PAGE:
Image of Gordon Tulluck: Mercatus Center
The following article by Linn and Ari Armstrong originally was published October 28 by Grand Junction Free Press.
Growing older comes with its problems, but, as we’ve all heard, it surely beats the alternative. Earlier this month Ari turned 40. (We don’t need to go into details of Linn’s age.) An interesting fact about the age of 40 is that it’s older than the average lifespan of almost all of human history. So if you’re older than 40, or hope to be, thank the industrial revolution, which radically extended human life.
The industrial revolution, fueled by the philosophical Scottish Enlightenment, gained steam in England in the late 1700s. This was right around the time of the founding of the United States, which, as the freest country in the history of the earth, soon adopted the industrial revolution as its own and created unparalleled prosperity.
Modern humans have walked the earth for roughly a quarter of a million years. So you are extremely lucky to have been born during the tiny fraction of human history in which you have a good chance to live to see old age as we now understand it.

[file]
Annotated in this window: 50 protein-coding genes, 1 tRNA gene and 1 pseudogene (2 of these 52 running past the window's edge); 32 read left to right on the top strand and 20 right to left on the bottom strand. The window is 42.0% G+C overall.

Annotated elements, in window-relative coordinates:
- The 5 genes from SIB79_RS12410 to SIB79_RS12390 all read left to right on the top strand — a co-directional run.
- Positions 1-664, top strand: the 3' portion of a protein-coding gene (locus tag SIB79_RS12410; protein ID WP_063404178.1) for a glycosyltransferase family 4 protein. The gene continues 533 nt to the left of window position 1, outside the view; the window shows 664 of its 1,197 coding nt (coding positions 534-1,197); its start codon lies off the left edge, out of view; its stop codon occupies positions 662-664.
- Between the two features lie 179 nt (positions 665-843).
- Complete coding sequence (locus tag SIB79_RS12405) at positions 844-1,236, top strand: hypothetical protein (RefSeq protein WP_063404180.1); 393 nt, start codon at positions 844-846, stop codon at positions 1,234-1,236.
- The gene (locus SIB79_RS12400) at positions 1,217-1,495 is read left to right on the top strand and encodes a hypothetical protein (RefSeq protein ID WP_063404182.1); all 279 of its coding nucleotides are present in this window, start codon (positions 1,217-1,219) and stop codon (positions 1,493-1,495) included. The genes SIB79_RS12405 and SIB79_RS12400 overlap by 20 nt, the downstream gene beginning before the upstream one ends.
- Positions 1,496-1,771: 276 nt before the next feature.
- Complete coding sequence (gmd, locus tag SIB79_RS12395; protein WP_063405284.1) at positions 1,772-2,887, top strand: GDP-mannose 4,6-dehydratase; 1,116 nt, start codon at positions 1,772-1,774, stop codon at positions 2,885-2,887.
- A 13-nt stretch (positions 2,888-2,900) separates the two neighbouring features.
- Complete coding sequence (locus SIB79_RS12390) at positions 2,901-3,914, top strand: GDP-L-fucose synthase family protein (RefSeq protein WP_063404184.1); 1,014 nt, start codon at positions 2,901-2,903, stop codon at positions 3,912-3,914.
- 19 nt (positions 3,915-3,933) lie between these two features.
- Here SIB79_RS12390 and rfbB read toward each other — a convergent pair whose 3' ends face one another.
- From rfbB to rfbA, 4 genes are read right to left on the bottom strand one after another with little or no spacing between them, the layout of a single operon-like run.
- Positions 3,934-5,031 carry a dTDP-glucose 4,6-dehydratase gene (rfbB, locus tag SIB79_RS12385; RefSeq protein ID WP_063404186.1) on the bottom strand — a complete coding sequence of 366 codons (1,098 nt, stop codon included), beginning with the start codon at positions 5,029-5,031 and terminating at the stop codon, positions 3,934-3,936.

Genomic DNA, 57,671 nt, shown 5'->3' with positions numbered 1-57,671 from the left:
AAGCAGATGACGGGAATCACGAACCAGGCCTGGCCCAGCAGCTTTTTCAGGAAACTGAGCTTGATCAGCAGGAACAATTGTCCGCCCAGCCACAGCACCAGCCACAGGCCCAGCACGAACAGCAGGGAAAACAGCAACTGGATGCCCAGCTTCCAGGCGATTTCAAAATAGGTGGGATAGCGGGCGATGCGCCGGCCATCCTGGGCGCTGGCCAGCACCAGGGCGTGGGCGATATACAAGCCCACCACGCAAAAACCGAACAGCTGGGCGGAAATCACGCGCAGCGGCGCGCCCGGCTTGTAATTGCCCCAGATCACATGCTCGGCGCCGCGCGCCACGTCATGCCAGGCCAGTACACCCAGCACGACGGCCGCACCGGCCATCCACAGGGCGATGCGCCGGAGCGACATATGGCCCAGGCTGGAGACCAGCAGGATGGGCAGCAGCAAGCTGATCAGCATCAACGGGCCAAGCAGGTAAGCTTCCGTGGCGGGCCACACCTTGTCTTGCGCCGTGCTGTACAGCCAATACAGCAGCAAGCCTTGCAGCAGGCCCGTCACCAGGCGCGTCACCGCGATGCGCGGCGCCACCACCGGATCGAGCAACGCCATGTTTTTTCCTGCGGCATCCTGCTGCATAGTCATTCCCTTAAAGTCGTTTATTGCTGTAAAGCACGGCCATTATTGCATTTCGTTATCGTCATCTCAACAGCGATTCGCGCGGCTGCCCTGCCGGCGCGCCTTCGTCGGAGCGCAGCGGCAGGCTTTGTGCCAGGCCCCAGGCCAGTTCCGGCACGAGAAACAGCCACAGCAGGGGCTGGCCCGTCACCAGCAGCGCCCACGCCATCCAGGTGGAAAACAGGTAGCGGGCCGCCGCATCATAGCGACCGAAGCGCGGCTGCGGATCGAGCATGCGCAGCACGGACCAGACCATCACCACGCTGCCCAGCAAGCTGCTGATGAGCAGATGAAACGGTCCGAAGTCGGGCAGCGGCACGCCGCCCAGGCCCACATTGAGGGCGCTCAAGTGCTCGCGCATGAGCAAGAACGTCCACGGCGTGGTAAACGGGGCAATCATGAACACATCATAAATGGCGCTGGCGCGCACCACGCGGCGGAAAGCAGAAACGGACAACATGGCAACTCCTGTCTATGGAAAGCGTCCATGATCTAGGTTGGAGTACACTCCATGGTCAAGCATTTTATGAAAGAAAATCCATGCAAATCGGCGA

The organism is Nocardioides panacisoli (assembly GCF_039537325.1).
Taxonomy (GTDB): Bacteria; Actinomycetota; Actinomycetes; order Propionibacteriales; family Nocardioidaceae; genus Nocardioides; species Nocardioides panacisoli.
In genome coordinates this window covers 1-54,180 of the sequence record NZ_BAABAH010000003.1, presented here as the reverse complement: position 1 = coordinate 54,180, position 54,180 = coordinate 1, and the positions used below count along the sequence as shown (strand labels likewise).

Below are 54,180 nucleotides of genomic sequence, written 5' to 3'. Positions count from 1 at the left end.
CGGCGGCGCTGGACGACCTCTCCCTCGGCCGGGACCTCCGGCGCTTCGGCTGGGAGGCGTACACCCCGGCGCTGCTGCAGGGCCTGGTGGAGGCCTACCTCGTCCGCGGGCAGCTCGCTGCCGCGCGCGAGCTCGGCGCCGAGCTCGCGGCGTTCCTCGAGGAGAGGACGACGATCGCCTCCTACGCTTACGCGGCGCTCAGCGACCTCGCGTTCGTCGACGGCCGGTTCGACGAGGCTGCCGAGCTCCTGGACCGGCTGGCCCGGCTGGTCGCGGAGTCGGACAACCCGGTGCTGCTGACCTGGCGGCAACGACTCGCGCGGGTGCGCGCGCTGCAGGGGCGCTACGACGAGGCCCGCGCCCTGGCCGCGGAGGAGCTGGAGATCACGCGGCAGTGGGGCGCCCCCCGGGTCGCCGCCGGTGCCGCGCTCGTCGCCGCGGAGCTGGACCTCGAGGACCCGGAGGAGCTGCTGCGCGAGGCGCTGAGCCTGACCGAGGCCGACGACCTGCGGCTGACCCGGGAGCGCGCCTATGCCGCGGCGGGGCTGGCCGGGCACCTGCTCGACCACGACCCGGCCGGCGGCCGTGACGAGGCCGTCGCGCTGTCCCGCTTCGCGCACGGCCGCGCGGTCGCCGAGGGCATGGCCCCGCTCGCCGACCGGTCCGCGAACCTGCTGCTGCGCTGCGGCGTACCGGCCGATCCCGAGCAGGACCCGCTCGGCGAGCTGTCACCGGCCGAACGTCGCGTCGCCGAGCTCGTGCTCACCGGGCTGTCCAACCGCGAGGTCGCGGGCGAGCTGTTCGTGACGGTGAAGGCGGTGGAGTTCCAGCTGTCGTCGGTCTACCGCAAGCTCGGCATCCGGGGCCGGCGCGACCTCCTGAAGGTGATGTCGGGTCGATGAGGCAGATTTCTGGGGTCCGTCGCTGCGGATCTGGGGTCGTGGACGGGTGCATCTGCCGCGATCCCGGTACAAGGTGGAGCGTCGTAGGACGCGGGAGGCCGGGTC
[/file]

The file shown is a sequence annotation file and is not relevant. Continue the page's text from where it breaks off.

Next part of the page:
According to the CIA’s World Factbook, one nation still has a life expectancy less than 40: Angola. Several African nations still have life expectancies less than 50. Why the difference? Much of Africa remains ravaged by tribal warfare, political corruption, and an almost total lack of industrial progress, exacerbating such problems as famine and the AIDS epidemic.
Throughout almost all of human history, most people faced conditions roughly comparable to those of the poorest regions of modern Africa. Violence, starvation, and disease were the normal conditions of life.
The Wikipedia entry on “life expectancy” offers some good leads; for example, it cites a recent text on American history that discusses England in the early 1600s. That book summarizes, “Life expectancy was only about thirty-five years, and two-thirds of all children died before the age of four.” Today children rarely die. Throughout much of human history, many or most children died, and that was considered normal.